Do you see what I see?

La Belles Heures de Duc de Berry, Nativity, 1409

Random observation is random.

Sometimes I’m too modern for my own good and it takes me two or three tries to spot the weirdness in an image. That is, something that would be immensely weird and out of place to the medieval eye but is commonplace to the modern eye.

I just stared at this for a while. At first I thought it’s because her dress is orange.. I mean orange -is- an odd color for these things.. I think this is possibly the first orange short-sleeved kirtle I’ve seen (the other one I can think of may possible be a bad scan which has mucked up the colors of the image (now it’s orange), (now it’s not)). But.. even after identifying the odd color the image still felt weird to me. Last night I woke up with a gasp and realized what it is… I can see her bare arms.

There’s no hint of a chemise pushed up to elbow height.. it’s just skin as far as you can see. Aside from “bathing beauties” I think this is the first time I can remember seeing bare arm skin on a fully clothed medieval woman.

Scandalous… and right next to our Lord and Savior. Harlot.

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10 comments to Do you see what I see?

  • John Theophilous

    Harlot?

    How is a boy a harlot?

  • Sylvie

    That “boy” is wearing a dress and has his braids crossed over on the top of “his” head.

    That said, I doubt your assertion that she is a “he”.

    And modernly speaking.. I can think if plenty of boy harlots.. just sayin’.

  • aastg

    There is evidence of chemises/smocks that were sleeveless (the ones in the Wenceslaus Bible are probably the most well-known). There are other examples, starting in the mid-14th century, which is incidentally when cotte/kirtle sleeves became very fitted, in upper class examples, the look nearly skin-tight. A regular chemise sleeve might have been too bulky in those cases.

    There is some thought that the sleeveless chemise was shown in manuscripts as a “cheesecake shot”. And that could very well be true of the example above, but evidence and the practical arguments are solid, so it may be a combination of both: practicality on the part of the wearer, prurience on the part of the illuminator and his/her audience.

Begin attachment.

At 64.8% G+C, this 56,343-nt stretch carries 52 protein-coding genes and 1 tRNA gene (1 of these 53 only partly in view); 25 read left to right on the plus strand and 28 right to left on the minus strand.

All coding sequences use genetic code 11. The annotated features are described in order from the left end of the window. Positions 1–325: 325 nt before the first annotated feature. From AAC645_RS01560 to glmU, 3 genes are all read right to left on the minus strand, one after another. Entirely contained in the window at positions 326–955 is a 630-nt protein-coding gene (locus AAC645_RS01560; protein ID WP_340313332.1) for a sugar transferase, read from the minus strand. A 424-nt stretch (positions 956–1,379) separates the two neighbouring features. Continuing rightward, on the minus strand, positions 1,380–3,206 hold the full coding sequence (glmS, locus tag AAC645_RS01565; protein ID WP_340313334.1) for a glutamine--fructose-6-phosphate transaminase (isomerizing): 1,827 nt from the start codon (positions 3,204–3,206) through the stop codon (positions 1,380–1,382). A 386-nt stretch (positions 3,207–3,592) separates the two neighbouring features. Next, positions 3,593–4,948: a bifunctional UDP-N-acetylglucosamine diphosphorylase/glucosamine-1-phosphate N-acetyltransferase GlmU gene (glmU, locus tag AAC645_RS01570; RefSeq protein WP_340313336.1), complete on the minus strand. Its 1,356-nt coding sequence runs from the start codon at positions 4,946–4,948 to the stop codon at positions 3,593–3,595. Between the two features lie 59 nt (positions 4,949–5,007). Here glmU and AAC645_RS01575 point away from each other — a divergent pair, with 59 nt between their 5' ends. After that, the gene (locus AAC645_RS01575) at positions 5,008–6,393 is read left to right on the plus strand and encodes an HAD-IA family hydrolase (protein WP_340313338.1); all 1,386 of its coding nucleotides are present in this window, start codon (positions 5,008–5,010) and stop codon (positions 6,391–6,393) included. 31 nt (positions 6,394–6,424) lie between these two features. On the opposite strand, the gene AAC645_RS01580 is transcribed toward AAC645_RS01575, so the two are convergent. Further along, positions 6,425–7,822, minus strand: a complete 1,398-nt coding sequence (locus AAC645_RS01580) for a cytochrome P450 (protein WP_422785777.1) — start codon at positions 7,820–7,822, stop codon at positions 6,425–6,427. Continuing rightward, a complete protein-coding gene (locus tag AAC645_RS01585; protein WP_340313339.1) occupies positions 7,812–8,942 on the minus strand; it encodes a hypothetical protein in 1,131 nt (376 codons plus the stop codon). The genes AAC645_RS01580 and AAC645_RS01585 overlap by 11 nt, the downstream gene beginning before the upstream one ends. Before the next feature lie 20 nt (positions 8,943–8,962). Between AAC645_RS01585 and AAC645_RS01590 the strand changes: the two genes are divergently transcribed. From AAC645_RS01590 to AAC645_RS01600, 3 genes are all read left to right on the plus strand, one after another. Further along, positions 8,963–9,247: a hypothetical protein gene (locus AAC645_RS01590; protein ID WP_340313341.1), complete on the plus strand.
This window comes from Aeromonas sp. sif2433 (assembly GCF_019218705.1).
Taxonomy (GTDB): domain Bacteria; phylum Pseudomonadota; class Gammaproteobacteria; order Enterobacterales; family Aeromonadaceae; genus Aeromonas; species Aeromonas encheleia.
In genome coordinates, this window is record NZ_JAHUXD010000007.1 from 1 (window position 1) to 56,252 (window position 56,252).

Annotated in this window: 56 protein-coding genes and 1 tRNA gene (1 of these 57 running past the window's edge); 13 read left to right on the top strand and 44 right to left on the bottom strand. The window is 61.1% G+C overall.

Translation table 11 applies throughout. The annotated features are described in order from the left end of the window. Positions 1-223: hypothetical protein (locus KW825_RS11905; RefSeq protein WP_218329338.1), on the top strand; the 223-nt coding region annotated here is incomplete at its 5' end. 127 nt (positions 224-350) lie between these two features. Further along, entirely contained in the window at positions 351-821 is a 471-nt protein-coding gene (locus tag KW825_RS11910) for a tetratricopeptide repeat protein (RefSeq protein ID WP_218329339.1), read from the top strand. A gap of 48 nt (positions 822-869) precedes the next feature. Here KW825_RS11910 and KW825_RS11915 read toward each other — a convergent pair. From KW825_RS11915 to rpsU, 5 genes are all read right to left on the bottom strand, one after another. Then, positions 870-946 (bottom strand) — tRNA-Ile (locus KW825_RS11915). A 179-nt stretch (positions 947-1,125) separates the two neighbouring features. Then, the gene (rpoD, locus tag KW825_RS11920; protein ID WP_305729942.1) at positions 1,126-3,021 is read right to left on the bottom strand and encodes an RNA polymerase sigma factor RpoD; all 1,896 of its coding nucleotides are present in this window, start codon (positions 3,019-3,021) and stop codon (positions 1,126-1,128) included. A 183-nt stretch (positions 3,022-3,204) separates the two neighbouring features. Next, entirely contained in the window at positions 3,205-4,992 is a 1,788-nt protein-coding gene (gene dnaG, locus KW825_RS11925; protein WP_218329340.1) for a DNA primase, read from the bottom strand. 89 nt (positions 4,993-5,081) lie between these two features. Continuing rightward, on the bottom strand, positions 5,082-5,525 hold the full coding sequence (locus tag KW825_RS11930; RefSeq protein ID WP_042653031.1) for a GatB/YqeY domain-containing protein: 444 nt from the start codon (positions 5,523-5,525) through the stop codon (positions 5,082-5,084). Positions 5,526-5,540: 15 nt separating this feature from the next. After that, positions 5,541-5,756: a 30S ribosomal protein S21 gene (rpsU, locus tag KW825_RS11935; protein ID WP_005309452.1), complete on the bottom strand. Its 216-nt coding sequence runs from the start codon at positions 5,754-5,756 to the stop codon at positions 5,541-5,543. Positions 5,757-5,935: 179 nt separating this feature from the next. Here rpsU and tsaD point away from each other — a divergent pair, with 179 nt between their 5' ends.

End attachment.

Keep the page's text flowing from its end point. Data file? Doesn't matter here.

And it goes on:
• Sylvie

    Interesting. I’m aware of the lost extant sleeveless chemise shown in Kohler.. and the bath babes in their strappy chemise.. but somehow I’d never thought about what kind of dresses that would be worn under.

  • aastg

    The chemise shown in Kohler is a problem. Kohler is writing in the 1920s; his statement that the chemise is from the 14th century is based on _Korperflege und Kleidung bei den Deutchen_ by Moritz Heyne 1903; Heyne apprarantly says the chemise was discovered at Burg Rhanis (Ranis), Thuringia, in 1867. In 2002, Cainder nic Shanloich of Madrone/An Tir wrote to the curator of the Burg Ranis museum, who wrote back saying that the chemise was no longer in the museum’s collection because the Russians took everything when they came through in WWII. (Posted in the Slavic Interest Group / Yahoo, 6/6/2002.)

    Kohler doesn’t give any information about how the chemise was found – it may have been from a 14th century tomb (it looks like it came from a grave), but that’s just speculation on my part. Of course, now I need to get a copy of Heyne’s book (it’s still in print) and a good translation program to find out more…

  • Isolte

    She must be at Pennsic.

  • aastg- you’re sort-of in luck, “Körperpflege und Kleidung bei den Deutschen von den ältesten geschichtlichen Zeiten bis zum 16. Jahrhundert” is available online for free. You want page 310 (p. 322 if you download the PDF).
    http://archive.org/details/krperpflegeundkl00heyn

    Why it is only sort-of lucky, is that it provides more information, but not very much more. (I’ve tried to preserve the sentence structure of the original German, but it makes for very long sentences that don’t read as well in English, sorry.)

    “Wie früh das leinene Hemd in unserem Sinne sich bei der Frau einbürgert, darüber fehlen Zeugnisse; aber es wird sich damit nicht anders verhalten haben, als mit dem gleichen Kleidungsstücke beim Mann. Und wenn an Frauenbildnissen jede Andeutung davon fehlt, so erklärt dies die Form, wie sie aus einem erhaltenen späteren Stücke erhellt: in einem Hause der Burg Rahnis in Düringen fand man um 1867 zusammen mit Sachen aus dem frühen 14. Jahrhundert ein leinenes Frauenhemd, das nicht nur für den Schnitt dieser Zeit, sondern wohl auch der früheren zeugt: die Länge (70 cm) reicht nicht über das Knie, der tiefe Ausschnitt fällt bis zur Brust hinunter, statt der Ärmel sind nur Tragbänder angebracht. Bei dieser Form ist natürlich Sichtbarkeit auf Bildern unmöglich.”

    “How early the linen chemise in our [modern] sense was a normal part of the female wardrove (einbürgern literally means ‘to acclimate’ or ‘to naturalise’), is unknown due to a lack of evidence; but it does not have to be retained differently, than the same item of clothing of men.